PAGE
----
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ERIC Number: ED012602
Record Type: RIE
Publication Date: 1964
Pages: 137
Abstractor: N/A
Reference Count: 0
ISBN: N/A
ISSN: N/A
RELATIONSHIPS BETWEEN THE INFORMAL ORGANIZATION AND THE CURRICULUM IN SIX JUNIOR COLLEGES.
BLOCKER, CLYDE E.; MCCABE, ROBERT H.
THROUGH A QUESTIONNAIRE ADMINISTERED TO ALL FULL-TIME PROFESSIONAL AND SECRETARIAL STAFF MEMBERS IN SIX SOUTHWESTERN JUNIOR COLLEGES, THE AUTHORS DEVELOPED A DESIGN FOR ANALYZING INFLUENCE STRUCTURES AND APPLIED IT TO ANALYSIS OF INFLUENCE STRUCTURES IN CURRICULUM MATTERS AT THESE COLLEGES. FOUR DIMENSIONS ARE IDENTIFIED AS AUTHORITY, COMMUNICATIONS, RELIANCE, AND ATTRIBUTED INFLUENCE. ACADEMIC DEANS WERE FOUND TO BE THE MOST INFLUENTIAL MEMBERS, DEPARTMENT CHAIRMEN WERE IN VARIOUS POSITIONS IN DIFFERENT COLLEGES, AND THE PRESIDENT TENDED TO BE HIGH IN ATTRIBUTED INFLUENCE WHILE NOT AS HIGH IN THE OTHER DIMENSIONS. IT WAS NOTED THAT SOME ADMINISTRATORS WHOSE ASSIGNED DUTIES DID NOT INVOLVE CURRICULUM WERE VERY HIGHLY INFLUENTIAL. IT APPEARS THAT A STRONG INDIVIDUAL IN A CLERICAL POSITION COULD, THOUGH PROBABLY WOULD NOT, BECOME INFLUENTIAL. YEARS OF SERVICE ARE A FACTOR IN INFLUENCE, ESPECIALLY IN ATTRIBUTED INFLUENCE, THOUGH SOME LONG-TERM MEMBERS ARE OUT OF THE STRUCTURE COMPLETELY. ANY STAFF MEMBER WHO IS IN CONTACT WITH INFLUENTIALS IS HIMSELF POTENTIALLY INFLUENTIAL. COLLEGES WITH PLANNED GROUP WORK APPEAR TO DEVELOP STRONG NETWORKS IN RELIANCE AND COMMUNICATIONS, AND A WELL-DEVELOPED INFLUENCE STRUCTURE. (WO)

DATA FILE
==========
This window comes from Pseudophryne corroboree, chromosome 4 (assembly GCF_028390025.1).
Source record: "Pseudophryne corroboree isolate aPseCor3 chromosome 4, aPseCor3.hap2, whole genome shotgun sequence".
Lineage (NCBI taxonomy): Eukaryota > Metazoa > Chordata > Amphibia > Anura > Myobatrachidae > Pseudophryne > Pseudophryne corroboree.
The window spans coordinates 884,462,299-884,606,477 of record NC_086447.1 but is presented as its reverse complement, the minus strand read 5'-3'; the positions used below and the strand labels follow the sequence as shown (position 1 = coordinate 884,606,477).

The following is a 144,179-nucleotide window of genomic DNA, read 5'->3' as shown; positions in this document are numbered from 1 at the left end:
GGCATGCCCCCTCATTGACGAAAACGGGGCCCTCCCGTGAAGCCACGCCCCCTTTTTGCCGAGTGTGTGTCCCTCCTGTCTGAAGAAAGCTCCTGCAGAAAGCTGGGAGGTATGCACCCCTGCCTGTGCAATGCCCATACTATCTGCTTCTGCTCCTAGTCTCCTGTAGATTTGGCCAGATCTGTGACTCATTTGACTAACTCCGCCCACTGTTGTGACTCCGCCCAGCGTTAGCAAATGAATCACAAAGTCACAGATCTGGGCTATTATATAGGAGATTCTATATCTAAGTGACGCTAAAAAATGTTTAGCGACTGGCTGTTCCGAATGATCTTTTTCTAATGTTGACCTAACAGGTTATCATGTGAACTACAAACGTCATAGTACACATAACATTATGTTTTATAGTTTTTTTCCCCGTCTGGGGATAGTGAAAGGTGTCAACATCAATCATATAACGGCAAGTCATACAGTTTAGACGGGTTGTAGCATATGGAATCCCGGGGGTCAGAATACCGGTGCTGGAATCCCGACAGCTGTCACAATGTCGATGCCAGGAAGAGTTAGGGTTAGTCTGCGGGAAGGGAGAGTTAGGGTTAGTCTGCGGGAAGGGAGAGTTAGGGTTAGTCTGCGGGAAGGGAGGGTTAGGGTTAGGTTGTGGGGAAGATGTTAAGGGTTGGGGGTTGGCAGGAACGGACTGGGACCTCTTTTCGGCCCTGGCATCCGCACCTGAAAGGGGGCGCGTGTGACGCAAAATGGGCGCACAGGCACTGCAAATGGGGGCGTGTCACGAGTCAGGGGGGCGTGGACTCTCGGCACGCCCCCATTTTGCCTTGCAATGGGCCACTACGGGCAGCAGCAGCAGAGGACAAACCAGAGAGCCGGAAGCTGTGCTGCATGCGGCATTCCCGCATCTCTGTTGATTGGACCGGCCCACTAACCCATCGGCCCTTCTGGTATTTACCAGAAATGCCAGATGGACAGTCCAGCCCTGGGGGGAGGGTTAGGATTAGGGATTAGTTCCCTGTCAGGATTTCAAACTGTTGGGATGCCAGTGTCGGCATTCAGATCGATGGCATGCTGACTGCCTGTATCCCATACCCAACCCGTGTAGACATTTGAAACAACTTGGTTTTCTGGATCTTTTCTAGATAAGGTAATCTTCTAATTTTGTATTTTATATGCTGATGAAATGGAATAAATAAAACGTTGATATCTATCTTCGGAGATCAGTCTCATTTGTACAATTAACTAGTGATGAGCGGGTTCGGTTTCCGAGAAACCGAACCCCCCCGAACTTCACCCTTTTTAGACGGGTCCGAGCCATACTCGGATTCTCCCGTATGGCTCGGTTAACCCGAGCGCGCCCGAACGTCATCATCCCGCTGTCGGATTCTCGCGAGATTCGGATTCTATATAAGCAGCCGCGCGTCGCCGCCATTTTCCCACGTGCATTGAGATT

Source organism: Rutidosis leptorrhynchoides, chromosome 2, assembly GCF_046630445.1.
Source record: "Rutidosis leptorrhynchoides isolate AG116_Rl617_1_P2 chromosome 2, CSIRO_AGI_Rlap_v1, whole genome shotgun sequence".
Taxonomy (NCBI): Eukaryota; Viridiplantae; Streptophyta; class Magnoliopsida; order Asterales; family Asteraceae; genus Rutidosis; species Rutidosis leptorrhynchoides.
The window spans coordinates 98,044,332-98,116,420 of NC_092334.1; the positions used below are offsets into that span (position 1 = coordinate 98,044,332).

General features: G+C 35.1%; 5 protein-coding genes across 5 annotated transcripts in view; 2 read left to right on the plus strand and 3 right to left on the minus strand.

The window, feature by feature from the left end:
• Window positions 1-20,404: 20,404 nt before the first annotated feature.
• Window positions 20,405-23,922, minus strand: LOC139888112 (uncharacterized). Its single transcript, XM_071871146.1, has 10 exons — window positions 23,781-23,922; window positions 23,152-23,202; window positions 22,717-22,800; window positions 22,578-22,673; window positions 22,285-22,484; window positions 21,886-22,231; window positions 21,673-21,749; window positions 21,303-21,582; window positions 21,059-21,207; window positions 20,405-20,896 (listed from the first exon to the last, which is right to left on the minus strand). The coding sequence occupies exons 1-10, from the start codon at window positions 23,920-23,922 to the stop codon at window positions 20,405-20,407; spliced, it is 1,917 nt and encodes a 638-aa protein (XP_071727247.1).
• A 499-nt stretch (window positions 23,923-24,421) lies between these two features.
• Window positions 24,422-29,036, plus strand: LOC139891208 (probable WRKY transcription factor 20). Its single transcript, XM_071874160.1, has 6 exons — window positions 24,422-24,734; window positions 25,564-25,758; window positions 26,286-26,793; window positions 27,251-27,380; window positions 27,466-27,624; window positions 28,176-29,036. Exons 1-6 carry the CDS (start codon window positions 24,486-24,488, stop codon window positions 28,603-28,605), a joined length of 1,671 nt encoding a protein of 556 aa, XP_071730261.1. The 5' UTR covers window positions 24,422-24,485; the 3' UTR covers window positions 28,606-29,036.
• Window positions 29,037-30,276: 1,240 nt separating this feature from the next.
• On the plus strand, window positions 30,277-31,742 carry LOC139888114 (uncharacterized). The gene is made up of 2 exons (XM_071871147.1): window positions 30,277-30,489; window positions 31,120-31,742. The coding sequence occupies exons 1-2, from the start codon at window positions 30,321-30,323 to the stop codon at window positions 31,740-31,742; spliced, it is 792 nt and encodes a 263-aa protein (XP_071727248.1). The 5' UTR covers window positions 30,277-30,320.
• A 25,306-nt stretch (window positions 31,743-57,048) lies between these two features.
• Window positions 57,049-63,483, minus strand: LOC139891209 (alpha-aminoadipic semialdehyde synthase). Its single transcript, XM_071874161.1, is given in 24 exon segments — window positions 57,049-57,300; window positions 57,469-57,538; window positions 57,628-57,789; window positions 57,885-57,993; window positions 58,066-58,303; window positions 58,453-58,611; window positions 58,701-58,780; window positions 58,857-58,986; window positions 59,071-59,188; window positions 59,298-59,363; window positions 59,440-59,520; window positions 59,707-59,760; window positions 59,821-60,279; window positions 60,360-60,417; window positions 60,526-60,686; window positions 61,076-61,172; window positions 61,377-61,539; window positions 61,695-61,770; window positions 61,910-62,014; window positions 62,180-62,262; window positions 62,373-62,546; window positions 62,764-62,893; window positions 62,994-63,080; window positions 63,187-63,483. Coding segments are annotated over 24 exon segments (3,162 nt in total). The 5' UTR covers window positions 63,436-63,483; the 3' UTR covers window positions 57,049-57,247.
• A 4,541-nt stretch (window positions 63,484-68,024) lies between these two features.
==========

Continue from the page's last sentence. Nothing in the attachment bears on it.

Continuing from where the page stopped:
Publication Type: N/A
Education Level: N/A
Audience: N/A
Language: N/A
Sponsor: N/A
Authoring Institution: N/A
Identifiers: N/A